- The challenge of ensuring demand for local produce was raised and participants suggested that Lim Chu Kang could play a role in increasing awareness of local produce and educating the public on our food sources.
- Participants also highlighted the need to change how the farming industry is viewed in order to attract and encourage youths to take up a career in agriculture. They discussed ways to excite the younger generation to join the industry and suggested how transforming the industry could brand and place Singapore’s agri-food sector on the world map.
Read the full report here.
Phase 2: Consensus Building
Following the conclusion of Phase 1 discussions, SFA invited participants to continue the Lim Chu Kang Master Planning journey with us and further contribute their ideas in Phase 2 of the Stakeholder Engagement series.
The three sessions which spanned over the month of July 2021 were designed to allow participants to deepen the discussion of key themes drawn from the earlier conversations in Phase 1. Mr Desmond Tan, Minister of State for Sustainability and the Environment, joined the discussions, which involved about 150 stakeholders from different professions, industries and backgrounds.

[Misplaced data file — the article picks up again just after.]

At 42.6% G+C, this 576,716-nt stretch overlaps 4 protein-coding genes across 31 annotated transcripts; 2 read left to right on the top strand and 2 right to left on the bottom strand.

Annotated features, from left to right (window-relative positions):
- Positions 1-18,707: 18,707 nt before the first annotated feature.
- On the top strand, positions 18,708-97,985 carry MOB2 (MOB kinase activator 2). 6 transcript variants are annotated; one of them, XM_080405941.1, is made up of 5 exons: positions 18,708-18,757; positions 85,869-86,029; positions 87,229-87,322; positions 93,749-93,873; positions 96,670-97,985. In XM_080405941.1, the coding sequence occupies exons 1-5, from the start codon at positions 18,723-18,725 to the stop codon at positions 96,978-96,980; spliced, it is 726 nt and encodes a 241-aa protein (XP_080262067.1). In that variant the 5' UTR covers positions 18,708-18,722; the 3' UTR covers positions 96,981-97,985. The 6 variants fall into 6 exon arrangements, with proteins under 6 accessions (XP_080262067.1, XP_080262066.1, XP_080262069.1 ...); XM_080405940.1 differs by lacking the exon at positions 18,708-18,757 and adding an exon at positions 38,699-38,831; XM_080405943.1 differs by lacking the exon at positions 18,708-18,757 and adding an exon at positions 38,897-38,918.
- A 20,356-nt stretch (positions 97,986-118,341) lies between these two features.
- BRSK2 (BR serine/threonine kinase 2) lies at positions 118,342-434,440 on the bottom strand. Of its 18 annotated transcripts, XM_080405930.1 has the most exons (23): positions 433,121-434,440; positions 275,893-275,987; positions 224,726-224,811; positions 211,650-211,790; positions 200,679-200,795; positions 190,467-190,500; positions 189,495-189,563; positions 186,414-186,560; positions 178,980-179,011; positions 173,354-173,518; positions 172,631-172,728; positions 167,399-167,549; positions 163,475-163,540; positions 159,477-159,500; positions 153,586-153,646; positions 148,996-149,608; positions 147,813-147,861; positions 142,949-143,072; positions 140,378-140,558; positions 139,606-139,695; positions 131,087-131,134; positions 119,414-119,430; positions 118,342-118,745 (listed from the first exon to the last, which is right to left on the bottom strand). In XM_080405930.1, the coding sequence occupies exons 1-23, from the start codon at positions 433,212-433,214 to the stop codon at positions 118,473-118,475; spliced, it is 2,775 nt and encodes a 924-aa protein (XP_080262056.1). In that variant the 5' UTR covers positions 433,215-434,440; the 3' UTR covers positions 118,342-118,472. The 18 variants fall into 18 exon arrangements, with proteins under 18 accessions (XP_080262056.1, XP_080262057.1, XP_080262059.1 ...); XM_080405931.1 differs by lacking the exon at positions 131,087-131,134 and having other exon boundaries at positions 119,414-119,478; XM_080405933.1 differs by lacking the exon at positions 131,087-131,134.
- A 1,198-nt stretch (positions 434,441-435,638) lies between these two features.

Participants deliberated over how Lim Chu Kang could be redeveloped into Singapore’s flagship agri-food production hub of the future that is vibrant, innovative, sustainable and accessible to all, and five common themes from Phase 1.
Read the full report here.
Phase 3: Co-creation
In Phase 3, selected participants were invited to work in dedicated groups to deepen their ideas and develop solutions. They went through four rigorous sessions of problem framing, envisioning, testing and prototyping on the 4 ‘Es’:
Collectively, these four ‘Es’ make up a fifth ‘E’ – the Lim Chu Kang Ecosystem.
Participants presented their recommendations to Minister Grace Fu and Minister of State Desmond Tan at the final session in October 2021. Feasible ideas will be incorporated into the master planning consultancy study that will be launched later this year.
What would you want to see in the future Lim Chu Kang?
While the call for participation for our Lim Chu Kang Master Plan stakeholder engagement sessions have closed, you can share your ideas and suggestions with us via SFA’s feedback form.
You can also visit SFA’s Facebook page to share your views on the ideas that our Phase 3 participants have come up with!
Lastly, stay tuned to this site for updates on the Lim Chu Kang Master Plan!